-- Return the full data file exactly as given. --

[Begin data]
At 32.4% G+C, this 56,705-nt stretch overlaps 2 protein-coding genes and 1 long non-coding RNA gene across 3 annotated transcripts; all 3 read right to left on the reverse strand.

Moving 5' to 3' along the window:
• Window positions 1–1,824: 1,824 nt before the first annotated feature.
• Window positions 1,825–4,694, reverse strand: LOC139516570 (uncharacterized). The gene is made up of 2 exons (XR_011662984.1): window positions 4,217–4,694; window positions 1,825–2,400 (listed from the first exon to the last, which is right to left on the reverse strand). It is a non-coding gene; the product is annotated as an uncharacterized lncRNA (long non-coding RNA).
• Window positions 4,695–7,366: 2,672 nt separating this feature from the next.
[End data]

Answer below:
At 32.4% G+C, this 56,705-nt stretch overlaps 2 protein-coding genes and 1 long non-coding RNA gene across 3 annotated transcripts; all 3 read right to left on the reverse strand.

Moving 5' to 3' along the window:
• Window positions 1–1,824: 1,824 nt before the first annotated feature.
• Window positions 1,825–4,694, reverse strand: LOC139516570 (uncharacterized). The gene is made up of 2 exons (XR_011662984.1): window positions 4,217–4,694; window positions 1,825–2,400 (listed from the first exon to the last, which is right to left on the reverse strand). It is a non-coding gene; the product is annotated as an uncharacterized lncRNA (long non-coding RNA).
• Window positions 4,695–7,366: 2,672 nt separating this feature from the next.